North Carolina Newspapers

We Neew a New “Wig
wam” for Our “Tribe.”
On With the Bond Issue!
H. S.
No 6
Baseball Team Drops Four
G. H. S. lost two big games during the
hoiidays, the first to Charlotte, on h'riday,
Deeeinber 31, and the seeosi on Saturday,
.r,',nuary 1, !■) ,i - eveille Ti'-’ two games
were two of the biggest games G. H. S. will
play this season.
The game ■ with Charlotte was more or
less handicapped by the absence of a center
for G. H. S., Garland Daniel, being sick
and unable to make the trip.
During the first ten minutes G. H. S. had
scored two field goals and one foul against
Charlotte’s one field goal and a foul.
The score standing 5-3 in G. H. S. favor.
Charlotte then began to show more fight
and at the end of the first half, the' score
17-14 in favor of Charlotte.
During the second half, Charlotte seem
ed, to display the greater amomit of goal
shooting and the game ended 43-19 in
Charlotte’s favor.
The locals put up a game fight, but
were unable to come back as hard as they
might have if the varsity players had been
in the game.
Lineup as follows:
Poole, r. f., Britton, 1. f., Grimsley, cen
ter, Ballard, r. g., Koenig, 1. g. Charlotte,
McMillan, r. f., Mallory, 1. f., Yates, center,
Bierman, r. g. , 1. g.
Substitutes, Henderson for Britton,
Transou for Ballard, Ballard for Grimsley.
Asheville Game
■ On the following night, G. H. S. lost to
Asheville Highs, 34 28. This was by far
the best and most exciting game thus far
played. The local team out classed Ashe
ville during the first half, and would in all
proberbility have won, had it not been
that two players were taken out for fouls.
At the end of the first half the score stood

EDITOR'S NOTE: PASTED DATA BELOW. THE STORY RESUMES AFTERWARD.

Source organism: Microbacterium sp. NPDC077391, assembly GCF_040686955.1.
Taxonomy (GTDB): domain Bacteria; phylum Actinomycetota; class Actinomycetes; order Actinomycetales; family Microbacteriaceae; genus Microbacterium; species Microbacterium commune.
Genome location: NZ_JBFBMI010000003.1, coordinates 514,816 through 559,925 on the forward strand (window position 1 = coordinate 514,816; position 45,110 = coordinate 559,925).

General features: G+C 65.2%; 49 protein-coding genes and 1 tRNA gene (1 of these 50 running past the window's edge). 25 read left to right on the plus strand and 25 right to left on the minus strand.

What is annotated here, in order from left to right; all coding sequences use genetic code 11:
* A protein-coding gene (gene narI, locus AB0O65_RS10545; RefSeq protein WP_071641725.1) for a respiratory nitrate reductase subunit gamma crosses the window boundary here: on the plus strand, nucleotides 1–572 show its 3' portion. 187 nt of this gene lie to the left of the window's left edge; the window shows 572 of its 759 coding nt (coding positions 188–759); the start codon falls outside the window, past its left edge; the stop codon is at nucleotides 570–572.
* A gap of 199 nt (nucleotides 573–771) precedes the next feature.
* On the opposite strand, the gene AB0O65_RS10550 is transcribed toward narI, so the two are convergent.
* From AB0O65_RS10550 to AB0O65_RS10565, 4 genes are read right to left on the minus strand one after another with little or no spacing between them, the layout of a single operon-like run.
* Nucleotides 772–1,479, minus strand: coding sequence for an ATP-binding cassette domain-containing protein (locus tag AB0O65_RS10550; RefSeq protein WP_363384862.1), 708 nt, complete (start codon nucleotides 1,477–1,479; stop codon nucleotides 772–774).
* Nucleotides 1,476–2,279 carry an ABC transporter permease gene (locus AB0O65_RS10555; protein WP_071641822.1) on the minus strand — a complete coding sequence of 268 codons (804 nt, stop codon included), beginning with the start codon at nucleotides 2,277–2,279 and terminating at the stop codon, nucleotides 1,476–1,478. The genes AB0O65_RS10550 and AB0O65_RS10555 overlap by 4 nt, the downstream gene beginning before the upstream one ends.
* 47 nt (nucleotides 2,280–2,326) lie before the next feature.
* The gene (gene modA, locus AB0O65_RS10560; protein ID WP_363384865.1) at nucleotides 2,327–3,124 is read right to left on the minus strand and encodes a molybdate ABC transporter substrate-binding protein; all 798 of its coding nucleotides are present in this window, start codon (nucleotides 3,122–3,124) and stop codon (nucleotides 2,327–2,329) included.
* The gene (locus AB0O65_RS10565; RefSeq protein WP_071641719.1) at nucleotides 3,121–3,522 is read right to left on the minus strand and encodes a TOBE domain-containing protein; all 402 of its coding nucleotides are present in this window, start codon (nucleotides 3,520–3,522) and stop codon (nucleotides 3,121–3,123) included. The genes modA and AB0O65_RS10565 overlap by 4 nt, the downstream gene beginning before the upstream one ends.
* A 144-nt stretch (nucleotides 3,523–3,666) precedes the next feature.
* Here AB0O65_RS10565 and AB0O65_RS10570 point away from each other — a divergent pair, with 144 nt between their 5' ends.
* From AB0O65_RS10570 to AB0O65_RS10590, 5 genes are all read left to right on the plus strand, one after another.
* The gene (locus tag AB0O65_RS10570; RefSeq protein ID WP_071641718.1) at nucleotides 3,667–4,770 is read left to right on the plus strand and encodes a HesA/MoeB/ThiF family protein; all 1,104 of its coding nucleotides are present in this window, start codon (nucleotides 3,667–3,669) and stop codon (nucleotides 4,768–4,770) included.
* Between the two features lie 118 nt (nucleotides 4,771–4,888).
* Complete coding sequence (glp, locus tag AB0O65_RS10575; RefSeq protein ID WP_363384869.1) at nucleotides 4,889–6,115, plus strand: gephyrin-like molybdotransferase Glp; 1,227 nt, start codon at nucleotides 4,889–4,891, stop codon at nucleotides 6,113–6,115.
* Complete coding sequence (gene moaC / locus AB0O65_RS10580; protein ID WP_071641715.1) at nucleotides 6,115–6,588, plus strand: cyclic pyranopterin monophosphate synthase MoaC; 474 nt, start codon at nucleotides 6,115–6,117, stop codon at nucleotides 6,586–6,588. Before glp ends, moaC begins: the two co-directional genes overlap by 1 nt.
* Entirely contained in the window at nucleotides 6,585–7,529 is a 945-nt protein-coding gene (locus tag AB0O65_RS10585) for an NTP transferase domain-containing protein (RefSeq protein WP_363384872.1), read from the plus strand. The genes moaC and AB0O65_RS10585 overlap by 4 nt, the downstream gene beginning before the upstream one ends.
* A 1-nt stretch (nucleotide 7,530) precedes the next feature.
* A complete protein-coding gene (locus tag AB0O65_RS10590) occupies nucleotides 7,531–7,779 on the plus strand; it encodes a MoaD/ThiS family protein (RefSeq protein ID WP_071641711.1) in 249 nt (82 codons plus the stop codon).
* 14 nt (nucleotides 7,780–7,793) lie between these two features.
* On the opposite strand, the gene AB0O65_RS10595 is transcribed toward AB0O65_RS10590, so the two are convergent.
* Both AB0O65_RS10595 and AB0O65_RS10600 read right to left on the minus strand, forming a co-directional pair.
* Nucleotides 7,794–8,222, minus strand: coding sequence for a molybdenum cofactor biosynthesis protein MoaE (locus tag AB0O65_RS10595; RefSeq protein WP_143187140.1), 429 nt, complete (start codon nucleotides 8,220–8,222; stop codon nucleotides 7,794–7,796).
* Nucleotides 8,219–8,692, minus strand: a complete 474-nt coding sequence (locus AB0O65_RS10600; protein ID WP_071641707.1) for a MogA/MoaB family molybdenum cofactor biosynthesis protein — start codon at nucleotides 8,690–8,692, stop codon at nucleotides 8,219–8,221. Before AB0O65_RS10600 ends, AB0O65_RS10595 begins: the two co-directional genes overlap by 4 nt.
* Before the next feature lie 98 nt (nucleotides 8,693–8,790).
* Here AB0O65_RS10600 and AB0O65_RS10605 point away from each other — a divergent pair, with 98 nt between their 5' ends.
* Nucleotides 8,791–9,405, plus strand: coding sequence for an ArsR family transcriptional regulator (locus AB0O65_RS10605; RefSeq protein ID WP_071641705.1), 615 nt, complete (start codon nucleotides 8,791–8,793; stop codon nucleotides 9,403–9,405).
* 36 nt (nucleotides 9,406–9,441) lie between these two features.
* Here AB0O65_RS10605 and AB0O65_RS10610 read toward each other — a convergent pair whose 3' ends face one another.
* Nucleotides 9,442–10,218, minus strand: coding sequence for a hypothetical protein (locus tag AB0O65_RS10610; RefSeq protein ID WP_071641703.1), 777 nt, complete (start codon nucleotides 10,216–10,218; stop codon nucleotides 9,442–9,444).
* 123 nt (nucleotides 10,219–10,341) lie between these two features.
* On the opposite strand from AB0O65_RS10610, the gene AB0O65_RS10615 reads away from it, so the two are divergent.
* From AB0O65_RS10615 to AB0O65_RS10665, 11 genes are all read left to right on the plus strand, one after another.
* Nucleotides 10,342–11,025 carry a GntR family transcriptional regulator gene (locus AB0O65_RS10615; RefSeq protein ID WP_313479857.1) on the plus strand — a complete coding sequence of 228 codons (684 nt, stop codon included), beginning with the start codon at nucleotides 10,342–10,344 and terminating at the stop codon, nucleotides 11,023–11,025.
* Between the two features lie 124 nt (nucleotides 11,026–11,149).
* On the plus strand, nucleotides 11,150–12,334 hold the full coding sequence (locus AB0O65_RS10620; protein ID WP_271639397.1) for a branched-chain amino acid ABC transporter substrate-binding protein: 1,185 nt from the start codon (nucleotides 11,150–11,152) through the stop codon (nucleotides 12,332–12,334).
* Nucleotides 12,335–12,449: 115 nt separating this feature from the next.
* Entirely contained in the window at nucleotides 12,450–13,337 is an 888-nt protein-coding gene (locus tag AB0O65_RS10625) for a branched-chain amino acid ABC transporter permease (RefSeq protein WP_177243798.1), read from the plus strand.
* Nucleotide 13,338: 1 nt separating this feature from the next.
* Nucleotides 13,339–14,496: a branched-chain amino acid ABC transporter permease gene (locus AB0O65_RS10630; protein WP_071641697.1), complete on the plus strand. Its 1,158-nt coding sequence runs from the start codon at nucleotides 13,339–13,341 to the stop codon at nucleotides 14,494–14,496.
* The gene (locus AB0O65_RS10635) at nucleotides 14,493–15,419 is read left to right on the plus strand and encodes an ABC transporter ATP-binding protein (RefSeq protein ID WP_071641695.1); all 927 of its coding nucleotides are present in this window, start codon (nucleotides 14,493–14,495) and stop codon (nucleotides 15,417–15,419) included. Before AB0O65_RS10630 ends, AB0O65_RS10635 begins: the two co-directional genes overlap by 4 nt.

14-12 in favor of G. H. S. But in the
second half both teams seemed to display
an unusual amount of pep and fight with
Ballard and Grimsley going out of the
game on fouls. The team fought hard
under this handicap, but was unable to
overcome Asheville’s six point lead. Both
teams fought hard and showed exception-
(Continued op Page Six)
High Point 15....
Burlington 17
Guilford 17.......
Leaksville 33
Charlotte 43
Asheville 34
Blon 32
Winston 26
Total points 217. ..
. ...G. H. S. 52
....G. H. S. 19
....G. H. S. 42
. ...G. H. S. 23
. ...G. H. S. 19
. ...G. H. S. 28
. ...G. H. S, 14
. ...G. H. S..25
...G. H. S. 224
Dr. E. C. Linderman Tall^s
to Economics Students
On last Friday Dr. Linderman,' teacher
of Economics from the N. C. C. W., talked
to the economics students on the question
of labor unions.
Labor unions in America are practically
a new thing, said Dr. Linderman.
The labor union was originated in Eng
land after tiie Industrial Revolution. Be
fore the Revolution the Guild organizations
were in existence in England. These Guilds
woi'e made up of all classes of working
men regardless of what the work was. The
industrial revolution changed labor condi
tions. The craft organization was then in
troduced. The craft organization was the
organizaing of certain kinds of workers,
such as carpenters and bricklayers. Dur
ing the existence of the guilds work was
done in the homes. Since the revolution
the workers started working in factories,
which were unclean, poorly ventilated and
very dark. 'Such conditions gave birth to
a labor union. The laborers now got to
gether to demand better conditions.
Dr. Linderman then discussed the kinds
of organized ,labor. The trade union, he
said, was the organizing of men who had a
certain trade, such as a carpenter. The
carpenter’s union is independent of other
unions, and its purpose is to benefit the
Before the trade unions were introduced
we had what was known as the industrial
union, which we are trying to get back to
day. This was .one largh organization for
all the workers in the nation.
At the present time Great Britain has
an Industrial Union. Dr. Linderman
believes ) that the labor party will
play a part in Great Britain is policy,
but he does not think that a labor party
will ever play a part in our government.
The purpose of the I. W. W.’s is to or
ganize every worker in the nation. This
idea was born in Prance. He says that
Italy is rapidly taking it up.
Dr. Linderman then described the the
ory of collective bargaining. He said no
man wants to be thought of as a piece of
machinery or a tool in a factory. If busi
ness men have a right to_ organize, then
why do working men not have a right to
do so ? They have no power as individuals.
Strikes come suddenly, and as a last re
sort. They are industrial wars. Strikes
are necessary, because it has been seen in